YOU’D think the message was enough.
But powerful communication, experts say, is made up of 7 % of what one says, 38 % of how one says it, and 55 % of how one looks when he says it.
So, management-labor negotiations, interviews and even presscons are most delightful to witness and observe when all the communication aspects play out.
For example, when the person holding the press conference crosses his arms, experts says he’s defensive. But when he also frowns and clenches his fists, he’s definitely defensive and hostile, too.
Crossed arms represent a protective or separating barrier. Various causes can range from severe animosity to mild boredom, or being too tired to be interested and attentive, or even feeling threatened.
When the subject of a presscon points a finger at someone, he is being confrontational and dictatorial. When an adult does it to another adult, the former is showing lack of self-control and arrogance.
That’s because the finger represents a gun or a pointed weapon.
Now, if the interview person points a finger, and then wags it side to side, his finger is actually a pistol, threatening “Stop it, do as you are told, or else….”
Presscons allow a free exchange of questions and answers from both sides. So, when the interviewee’s hand is resting heavily or longer on his chin or side of his face, plus his gaze is unfocused or averted, he’s either tired or bored.
But when his hand covering the side of the face extends to the ear, there’s a reluctance to listen and/or to agree to what is being said.
The gesture also indicates that the interviewee does not want other views and opinions.
Now, what if the person digresses and lets out a wolf whistle?
Typically a two-note sound with a rising and falling pitch, the whistle is often an unsolicited expression of sexual attention or attraction.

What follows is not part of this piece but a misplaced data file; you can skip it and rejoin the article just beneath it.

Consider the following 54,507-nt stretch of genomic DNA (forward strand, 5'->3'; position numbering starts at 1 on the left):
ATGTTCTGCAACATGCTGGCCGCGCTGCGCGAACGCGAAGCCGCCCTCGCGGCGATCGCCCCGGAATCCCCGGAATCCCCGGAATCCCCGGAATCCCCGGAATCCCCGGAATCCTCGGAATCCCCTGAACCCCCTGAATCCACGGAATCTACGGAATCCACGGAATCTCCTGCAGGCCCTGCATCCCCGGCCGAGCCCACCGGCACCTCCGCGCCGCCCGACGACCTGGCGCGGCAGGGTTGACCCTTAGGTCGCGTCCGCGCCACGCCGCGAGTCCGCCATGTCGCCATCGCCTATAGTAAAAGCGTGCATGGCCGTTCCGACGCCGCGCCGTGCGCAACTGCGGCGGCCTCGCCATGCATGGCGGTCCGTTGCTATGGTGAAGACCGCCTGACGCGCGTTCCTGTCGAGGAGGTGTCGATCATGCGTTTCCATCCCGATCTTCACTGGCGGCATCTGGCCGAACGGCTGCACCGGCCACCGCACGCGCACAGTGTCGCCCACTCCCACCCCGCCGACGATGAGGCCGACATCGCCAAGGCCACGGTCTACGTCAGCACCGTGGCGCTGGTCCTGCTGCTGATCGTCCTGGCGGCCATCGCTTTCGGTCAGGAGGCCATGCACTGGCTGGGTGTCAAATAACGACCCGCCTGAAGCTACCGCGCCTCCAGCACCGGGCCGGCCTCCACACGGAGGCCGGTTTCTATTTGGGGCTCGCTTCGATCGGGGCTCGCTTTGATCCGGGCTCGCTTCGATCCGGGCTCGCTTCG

The earliest beginning of a wolf whistle is traced to Lupercalia, the ancient Roman fertility festival held in mid-February. The pagan festival is likely to have started with the founding of Rome in 753 B.C. or even earlier.
In his Mercator, the Roman comic playwright Plautus describes the passing of a woman through the streets, sending men to look at her, leer, nod, wink and whistle.”
From this jeering pack came either all of some of the real predators, always with the woman as intended victim. So, is it ever okay to wolf whistle, even for the so-called street culture?
Wolf whistles, often associated with construction workers or waterfront workers, are sometimes justified as part of their “street culture.”
But contributor Tony Parsons rebuts and throws in examples for comparison. He asks, do journalists, for instance, bawl “Oi, love, do you want to see the short piece I have to get in by the end of the day?”
Or, he continues, do cab drivers cry “Hello darling, haven’t you got anything smaller?” Or are politicians prone to declaring “Over here, sweetheart, do you want to see the size of my majority?”
Lawyer Salvador Panelo, spokesperson of President-elect Rodrigo Duterte, will soon find that his two hands are not big enough to parry queries about his boss.
Because more important than the message is how Duterte says it, and how he looks when he says it.